During his swearing in, Auditor Yost had this to say
Charter schools will remain a major focus in Auditor Dave Yost's second term, the Republican announced Monday.
Mr. Yost, who was sworn in during a morning Statehouse ceremony, told reporters that while he plans to also prioritize public records, board accountability and data integrity, charter schools will be "front and center" during the first year of his new term.
"We audit every charter school now, if the legislature chooses to give us additional tools or greater responsibility we'll do that - we'll be part of that discussion too," he said. "I think there's some things that need to be addressed. There's multiple ways of doing it and that debate will unfold and I'll be part of it over the next few months."
The auditor launched an investigation into 19 charters managed by Concept Schools last year. (See Gongwer Ohio Report, October 14, 2014)
In addition to charter schools, Mr. Yost said he intends to focus on board accountability, saying he's "very concerned about the uneven quality of the unpaid boards that we charge with supervising various public functions."
"I'm not sure the lines of responsibility are sufficiently clear or that boards are being given the tools they need to succeed," he said. "And that goes from a small charter school board acting in a public behalf all the way up to large institutions spending millions of dollars."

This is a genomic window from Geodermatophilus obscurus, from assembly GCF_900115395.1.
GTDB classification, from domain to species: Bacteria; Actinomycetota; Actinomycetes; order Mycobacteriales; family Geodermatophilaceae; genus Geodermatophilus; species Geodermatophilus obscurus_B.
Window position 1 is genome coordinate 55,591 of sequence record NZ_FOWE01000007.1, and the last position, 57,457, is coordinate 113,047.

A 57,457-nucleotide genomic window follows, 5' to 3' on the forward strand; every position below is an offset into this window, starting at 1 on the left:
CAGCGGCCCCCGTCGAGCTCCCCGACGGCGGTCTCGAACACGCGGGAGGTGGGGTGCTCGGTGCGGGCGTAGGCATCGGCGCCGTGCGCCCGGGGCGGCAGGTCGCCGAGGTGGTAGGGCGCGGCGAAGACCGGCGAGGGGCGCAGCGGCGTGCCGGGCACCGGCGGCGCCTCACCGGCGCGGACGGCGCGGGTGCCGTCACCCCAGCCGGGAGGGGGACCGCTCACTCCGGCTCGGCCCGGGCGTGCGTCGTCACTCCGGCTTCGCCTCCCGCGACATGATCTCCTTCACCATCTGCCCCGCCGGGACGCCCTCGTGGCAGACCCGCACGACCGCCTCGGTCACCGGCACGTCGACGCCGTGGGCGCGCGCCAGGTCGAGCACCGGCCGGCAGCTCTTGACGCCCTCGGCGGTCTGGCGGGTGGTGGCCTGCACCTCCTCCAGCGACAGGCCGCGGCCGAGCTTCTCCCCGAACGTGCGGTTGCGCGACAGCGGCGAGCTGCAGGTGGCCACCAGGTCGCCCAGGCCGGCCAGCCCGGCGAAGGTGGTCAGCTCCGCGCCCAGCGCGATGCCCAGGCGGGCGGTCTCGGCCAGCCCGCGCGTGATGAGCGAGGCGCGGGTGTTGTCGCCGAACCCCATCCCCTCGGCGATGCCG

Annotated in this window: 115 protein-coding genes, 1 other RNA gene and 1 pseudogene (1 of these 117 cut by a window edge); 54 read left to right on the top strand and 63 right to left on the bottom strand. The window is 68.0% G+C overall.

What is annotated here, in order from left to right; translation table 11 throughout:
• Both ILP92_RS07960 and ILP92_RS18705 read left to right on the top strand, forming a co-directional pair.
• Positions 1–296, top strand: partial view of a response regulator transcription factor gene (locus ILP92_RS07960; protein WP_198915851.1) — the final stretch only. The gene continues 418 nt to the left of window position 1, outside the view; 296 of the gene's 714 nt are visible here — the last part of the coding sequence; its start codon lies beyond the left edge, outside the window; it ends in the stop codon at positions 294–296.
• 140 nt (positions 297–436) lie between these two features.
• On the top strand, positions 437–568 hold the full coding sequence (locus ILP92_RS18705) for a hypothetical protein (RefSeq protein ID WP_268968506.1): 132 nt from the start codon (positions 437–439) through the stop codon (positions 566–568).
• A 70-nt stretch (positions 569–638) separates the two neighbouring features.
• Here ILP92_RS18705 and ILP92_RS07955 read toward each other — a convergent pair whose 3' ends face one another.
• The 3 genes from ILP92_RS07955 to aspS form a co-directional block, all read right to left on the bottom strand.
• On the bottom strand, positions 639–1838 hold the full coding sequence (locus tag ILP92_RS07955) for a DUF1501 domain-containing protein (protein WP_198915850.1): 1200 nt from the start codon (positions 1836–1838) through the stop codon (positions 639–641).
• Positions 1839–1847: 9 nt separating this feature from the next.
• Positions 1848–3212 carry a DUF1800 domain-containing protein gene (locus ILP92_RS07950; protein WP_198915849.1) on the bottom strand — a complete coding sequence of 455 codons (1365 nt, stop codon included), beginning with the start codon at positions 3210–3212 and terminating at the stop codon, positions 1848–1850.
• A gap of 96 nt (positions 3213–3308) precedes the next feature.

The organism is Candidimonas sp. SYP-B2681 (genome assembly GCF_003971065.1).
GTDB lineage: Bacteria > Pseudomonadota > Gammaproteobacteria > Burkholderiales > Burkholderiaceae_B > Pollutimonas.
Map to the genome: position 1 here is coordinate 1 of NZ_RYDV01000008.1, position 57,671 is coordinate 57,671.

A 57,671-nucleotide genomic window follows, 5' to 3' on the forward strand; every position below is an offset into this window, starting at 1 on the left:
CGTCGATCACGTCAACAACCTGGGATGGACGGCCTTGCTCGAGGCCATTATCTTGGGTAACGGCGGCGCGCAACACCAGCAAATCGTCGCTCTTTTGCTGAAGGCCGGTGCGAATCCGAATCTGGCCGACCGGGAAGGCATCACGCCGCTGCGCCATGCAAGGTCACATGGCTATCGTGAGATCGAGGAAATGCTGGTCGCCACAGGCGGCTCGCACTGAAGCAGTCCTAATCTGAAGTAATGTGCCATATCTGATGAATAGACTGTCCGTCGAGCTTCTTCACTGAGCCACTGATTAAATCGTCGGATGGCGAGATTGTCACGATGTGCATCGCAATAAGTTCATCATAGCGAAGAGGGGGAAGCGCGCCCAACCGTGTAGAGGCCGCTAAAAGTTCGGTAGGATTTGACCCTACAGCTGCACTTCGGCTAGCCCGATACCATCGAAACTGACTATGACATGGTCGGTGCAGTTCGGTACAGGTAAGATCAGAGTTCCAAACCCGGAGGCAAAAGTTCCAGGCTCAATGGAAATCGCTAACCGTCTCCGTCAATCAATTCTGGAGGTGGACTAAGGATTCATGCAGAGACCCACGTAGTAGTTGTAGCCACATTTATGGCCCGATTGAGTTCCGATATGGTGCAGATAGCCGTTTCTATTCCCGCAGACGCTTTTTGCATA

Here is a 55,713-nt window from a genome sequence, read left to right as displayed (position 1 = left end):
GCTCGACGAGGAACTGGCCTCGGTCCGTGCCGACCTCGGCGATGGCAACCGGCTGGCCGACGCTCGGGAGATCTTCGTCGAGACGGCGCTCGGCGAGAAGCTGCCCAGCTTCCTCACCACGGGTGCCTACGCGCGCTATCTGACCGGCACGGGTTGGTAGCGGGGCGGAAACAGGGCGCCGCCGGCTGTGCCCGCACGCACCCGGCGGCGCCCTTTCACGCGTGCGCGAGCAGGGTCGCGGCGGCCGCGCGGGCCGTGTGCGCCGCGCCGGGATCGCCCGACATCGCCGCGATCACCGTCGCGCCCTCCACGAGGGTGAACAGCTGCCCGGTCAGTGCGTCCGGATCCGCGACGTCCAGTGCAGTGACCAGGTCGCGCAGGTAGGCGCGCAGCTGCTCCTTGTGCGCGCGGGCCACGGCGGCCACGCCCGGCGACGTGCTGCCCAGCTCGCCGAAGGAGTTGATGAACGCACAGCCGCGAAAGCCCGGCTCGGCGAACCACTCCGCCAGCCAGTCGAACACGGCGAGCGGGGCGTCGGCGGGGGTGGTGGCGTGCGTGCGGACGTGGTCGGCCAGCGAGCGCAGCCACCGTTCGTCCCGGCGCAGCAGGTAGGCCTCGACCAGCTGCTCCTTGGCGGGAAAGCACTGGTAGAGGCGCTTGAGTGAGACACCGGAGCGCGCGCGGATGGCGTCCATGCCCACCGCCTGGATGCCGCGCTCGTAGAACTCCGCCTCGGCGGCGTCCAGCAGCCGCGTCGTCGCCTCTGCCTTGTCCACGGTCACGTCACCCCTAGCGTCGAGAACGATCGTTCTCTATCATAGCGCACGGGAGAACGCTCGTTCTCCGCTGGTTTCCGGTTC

That's good to hear. However, we are still waiting for his report on Horizon schools. He seemed much swifter, and public, with his investigation of data tampering at Columbus City Schools than he has been with this important investigation. A quick look at recent campaign finance reports show that Yost has been a significant beneficiary of contribtiuons from the charter sector, taking in almost $50,000 from David Brennan (White Hat) and William Lager (ECOT) alone. Only time will tell whether that was a sound investment by the for profit charter folks.
A new study published in the education policy analysis archives titled "Houston, We Have a Problem: Teachers Find No Value in the SAS Education Value-Added Assessment System (EVAAS®)" looks at the use of Value-add in the real world. Their findings are not shocking, but continue to be troubling as we enter a high-stakes phase of deployment.